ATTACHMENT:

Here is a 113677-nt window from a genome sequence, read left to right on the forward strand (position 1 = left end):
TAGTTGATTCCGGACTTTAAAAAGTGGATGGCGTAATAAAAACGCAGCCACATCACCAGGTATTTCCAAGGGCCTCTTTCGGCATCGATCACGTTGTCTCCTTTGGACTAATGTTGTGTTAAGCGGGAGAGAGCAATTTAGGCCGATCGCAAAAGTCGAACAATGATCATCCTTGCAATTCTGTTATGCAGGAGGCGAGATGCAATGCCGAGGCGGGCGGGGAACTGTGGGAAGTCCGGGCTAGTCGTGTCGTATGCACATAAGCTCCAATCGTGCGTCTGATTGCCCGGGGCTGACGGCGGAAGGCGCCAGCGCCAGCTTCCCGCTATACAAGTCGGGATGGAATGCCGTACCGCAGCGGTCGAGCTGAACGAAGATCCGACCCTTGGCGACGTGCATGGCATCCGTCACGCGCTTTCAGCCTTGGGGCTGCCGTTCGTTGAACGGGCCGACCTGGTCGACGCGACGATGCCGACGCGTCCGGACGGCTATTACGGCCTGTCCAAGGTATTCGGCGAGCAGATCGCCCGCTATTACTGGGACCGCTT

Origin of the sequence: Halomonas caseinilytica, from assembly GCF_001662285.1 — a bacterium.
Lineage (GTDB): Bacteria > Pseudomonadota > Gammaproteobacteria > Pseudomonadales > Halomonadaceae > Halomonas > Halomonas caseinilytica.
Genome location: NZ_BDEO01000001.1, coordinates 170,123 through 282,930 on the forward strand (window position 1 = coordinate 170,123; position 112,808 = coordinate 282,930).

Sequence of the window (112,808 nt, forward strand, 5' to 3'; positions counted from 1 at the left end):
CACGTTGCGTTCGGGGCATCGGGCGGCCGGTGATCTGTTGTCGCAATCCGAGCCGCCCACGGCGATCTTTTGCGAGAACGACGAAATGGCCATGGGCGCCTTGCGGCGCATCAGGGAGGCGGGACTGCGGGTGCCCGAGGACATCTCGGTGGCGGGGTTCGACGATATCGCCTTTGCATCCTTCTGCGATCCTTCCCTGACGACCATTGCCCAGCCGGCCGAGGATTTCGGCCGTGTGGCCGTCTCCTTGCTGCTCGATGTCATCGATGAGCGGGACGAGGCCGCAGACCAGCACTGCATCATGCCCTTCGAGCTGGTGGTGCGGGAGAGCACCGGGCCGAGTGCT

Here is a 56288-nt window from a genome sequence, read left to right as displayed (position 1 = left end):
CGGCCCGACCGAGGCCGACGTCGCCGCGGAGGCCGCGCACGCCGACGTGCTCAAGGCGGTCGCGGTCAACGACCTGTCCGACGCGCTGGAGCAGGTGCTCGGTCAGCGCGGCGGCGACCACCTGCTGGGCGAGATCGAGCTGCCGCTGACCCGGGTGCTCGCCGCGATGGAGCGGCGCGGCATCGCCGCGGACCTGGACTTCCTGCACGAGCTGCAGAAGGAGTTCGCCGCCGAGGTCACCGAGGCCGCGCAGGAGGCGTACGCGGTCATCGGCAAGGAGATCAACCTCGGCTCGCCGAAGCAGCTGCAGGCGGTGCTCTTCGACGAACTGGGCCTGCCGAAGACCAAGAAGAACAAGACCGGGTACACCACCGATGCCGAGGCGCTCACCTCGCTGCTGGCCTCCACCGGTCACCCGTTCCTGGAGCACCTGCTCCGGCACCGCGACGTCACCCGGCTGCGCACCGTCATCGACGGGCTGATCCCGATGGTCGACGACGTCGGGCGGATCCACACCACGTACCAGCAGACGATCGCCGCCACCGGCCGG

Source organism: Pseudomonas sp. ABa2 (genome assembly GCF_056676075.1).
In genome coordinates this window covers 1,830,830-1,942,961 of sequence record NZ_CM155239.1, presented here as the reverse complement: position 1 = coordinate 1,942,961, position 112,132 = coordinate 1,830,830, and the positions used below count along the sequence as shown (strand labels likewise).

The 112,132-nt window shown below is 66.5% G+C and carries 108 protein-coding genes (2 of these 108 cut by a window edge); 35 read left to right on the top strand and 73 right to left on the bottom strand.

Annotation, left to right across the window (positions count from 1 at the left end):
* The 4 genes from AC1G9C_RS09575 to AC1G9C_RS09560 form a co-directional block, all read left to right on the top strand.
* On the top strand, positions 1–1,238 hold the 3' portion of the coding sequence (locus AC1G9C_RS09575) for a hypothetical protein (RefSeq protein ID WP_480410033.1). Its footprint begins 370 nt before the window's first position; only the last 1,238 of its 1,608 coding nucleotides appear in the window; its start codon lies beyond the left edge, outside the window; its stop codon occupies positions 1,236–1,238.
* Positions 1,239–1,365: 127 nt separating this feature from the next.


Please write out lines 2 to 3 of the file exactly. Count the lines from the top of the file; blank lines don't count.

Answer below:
TAGTTGATTCCGGACTTTAAAAAGTGGATGGCGTAATAAAAACGCAGCCACATCACCAGGTATTTCCAAGGGCCTCTTTCGGCATCGATCACGTTGTCTCCTTTGGACTAATGTTGTGTTAAGCGGGAGAGAGCAATTTAGGCCGATCGCAAAAGTCGAACAATGATCATCCTTGCAATTCTGTTATGCAGGAGGCGAGATGCAATGCCGAGGCGGGCGGGGAACTGTGGGAAGTCCGGGCTAGTCGTGTCGTATGCACATAAGCTCCAATCGTGCGTCTGATTGCCCGGGGCTGACGGCGGAAGGCGCCAGCGCCAGCTTCCCGCTATACAAGTCGGGATGGAATGCCGTACCGCAGCGGTCGAGCTGAACGAAGATCCGACCCTTGGCGACGTGCATGGCATCCGTCACGCGCTTTCAGCCTTGGGGCTGCCGTTCGTTGAACGGGCCGACCTGGTCGACGCGACGATGCCGACGCGTCCGGACGGCTATTACGGCCTGTCCAAGGTATTCGGCGAGCAGATCGCCCGCTATTACTGGGACCGCTT

Origin of the sequence: Halomonas caseinilytica, from assembly GCF_001662285.1 — a bacterium.